Python's elegant writing method makes you get twice the result with half the effort

Elegant writing of Python

Python's design philosophy is "elegant", "clear", "simple". That's probably why many people choose python. Here are some authentic Python dialects to make your code more elegant and concise.

  • Assign values to multiple variables

    When we need to assign values to multiple variables, we often write as follows:

    
    height = 20
    weitht = 10
    width = 50
    
    

    In Python, we can write it elegantly

    
    height, weight, width = 20, 10, 50
    
    
  • Sequence unpacking

    You need to take out each element of a sequence for printing, which is usually written as follows:

    
    info = ['steve', 'male', 58]
    name = info[0]
    gender = info[1]
    age = info[2]
    
    print(name, gender, age)
    
    

    In Python, we can write it elegantly

    
    info = ['steve', 'male', 58]
    name, gender, age = info
    print(name, gender, age)
    
    
  • Grace your judgment

    Define the absolute value function with the judgment statement, usually as follows:

    
    def my_abs(x):
        if x < 0:
            return -x
        else:
            return x
    
    

    In Python, we can write it elegantly

    
    def my_abs(x):
    
        return -x if x < 0 else x
    
    
  • Interval judgment

    The statement judged by and twice in a row is executed when all conditions are met. We usually write as follows:

    
    score = 85
    
    if score >= 80 and socre < 90:
        print('B')
    
    

    It's easy to write in Python

    
    score = 85
    
    if 80 <= score < 90:
        print('B')
    
    
  • Multiple values meet the condition judgment

    If any value of multiple values meets the condition, it is True. Our usual way of writing is as follows:

    
    num = 3
    type = ''
    
    if num == 1 or num == 3 or num == 5 or num == 7:
        type = 'Odd number'
    
    print(type)
    
    

    In Python, we can simply write

    
    num = 3
    type = ''
    
    if num in (1, 3, 5, 7):
        type = 'Odd number'
    
    print(type)
    
    
  • Judge whether it is empty

    Determine whether the element is empty or not. We usually use the len() function to judge whether the length is equal to 0 or not, which means it is empty, which is usually written like this

    
    a, b, c = [1, 4, 5], {}, ()
    
    if len(a) > 0:
        print('a Is not empty')
    elif len(b) > 0:
        print('b Is not empty') 
    elif len(c) > 0:
        print('c Is not empty')   
    
    

    In Python, the execution condition after if can be abbreviated. As long as the condition is a non-zero value, a non empty string, a non empty list, etc., it is judged to be True. Otherwise, it is False. So, we can write that

    
    a, b, c = [1, 4, 5], {}, ()
    
    if a:
        print('a Is not empty')
    elif b:
        print('b Is not empty') 
    elif c:
        print('c Is not empty')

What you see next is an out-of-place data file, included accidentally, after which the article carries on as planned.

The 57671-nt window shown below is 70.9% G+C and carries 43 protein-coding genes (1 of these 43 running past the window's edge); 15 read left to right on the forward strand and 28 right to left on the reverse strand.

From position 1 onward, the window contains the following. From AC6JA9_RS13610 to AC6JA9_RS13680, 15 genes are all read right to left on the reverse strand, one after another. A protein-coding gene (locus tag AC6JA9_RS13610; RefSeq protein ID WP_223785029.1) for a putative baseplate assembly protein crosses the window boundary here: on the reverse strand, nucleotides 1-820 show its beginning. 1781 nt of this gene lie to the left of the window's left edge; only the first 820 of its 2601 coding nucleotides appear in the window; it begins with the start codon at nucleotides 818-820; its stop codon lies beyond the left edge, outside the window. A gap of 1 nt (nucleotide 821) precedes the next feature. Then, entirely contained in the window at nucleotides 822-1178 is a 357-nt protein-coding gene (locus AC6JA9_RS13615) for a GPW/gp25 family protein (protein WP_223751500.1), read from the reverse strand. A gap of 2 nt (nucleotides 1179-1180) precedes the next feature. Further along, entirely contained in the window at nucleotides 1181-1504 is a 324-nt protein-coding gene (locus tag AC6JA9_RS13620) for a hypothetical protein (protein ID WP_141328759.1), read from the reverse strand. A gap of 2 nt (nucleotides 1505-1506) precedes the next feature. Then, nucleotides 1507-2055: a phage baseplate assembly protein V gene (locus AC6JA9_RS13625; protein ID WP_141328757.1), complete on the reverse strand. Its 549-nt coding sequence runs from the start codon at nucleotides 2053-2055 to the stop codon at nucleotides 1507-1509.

• At least one of the multi condition content judgments is valid

    Usually, we use or to divide conditions, which is what we write

    
    math, english, computer = 89, 88, 90
    
    if math > 60 or english > 60 or computer > 60:
        print('pass')
    else:
        print('fail')
    
    

    In Python, we can use the any function to concatenate the judgment conditions

    
    math, english, computer = 89, 88, 90
    
    if any(math > 60, english > 60, computer > 60):
        print('pass')
    else:
        print('fail')
    
    
  • Multi condition content judgment is all true

    Usually we use and to concatenate the sentences that need to be judged, which is how we write them

    
    math, english, computer = 89, 88, 90
    
    if math > 60 and english > 60 and computer > 60:
        print('pass')
    else:
        print('fail')
    
    

    In Python, we can use the all function to concatenate the judging conditions

    
    math, english, computer = 89, 88, 90
    
    if all(math > 60, english > 60, computer > 60):
        print('pass')
    else:
        print('fail')
    
    
  • Elements and element subscripts of traversal sequences

    We usually use the for loop to traverse elements and subscripts.

    
    L =['math', 'English', 'computer', 'Physics']
    
    for i in L:
        print(i, ":", L[i])
    
    

    In Python, we can use the enumerate function to make it more concise

    
    L =['math', 'English', 'computer', 'Physics']
    
    for k, v in enumerate(L):
        print(k, ":", v)
    
    
  • List generation

    We usually use the for loop to generate the list. For example, we need to generate a list of [1x1,2x2,3x3, 4x4, 5x5]

    
    L = []
    for i in range(1, 5):
        L.append(i * i)
    
    print(L)
    
    

    In Python, we can use list derivation to generate this list quickly

    
    L = [i * i for i in range(1, 5)]
    print(L)
    
    

Tags: Programming Python

Posted on Mon, 18 May 2020 05:10:26 -0400 by emilyfrazier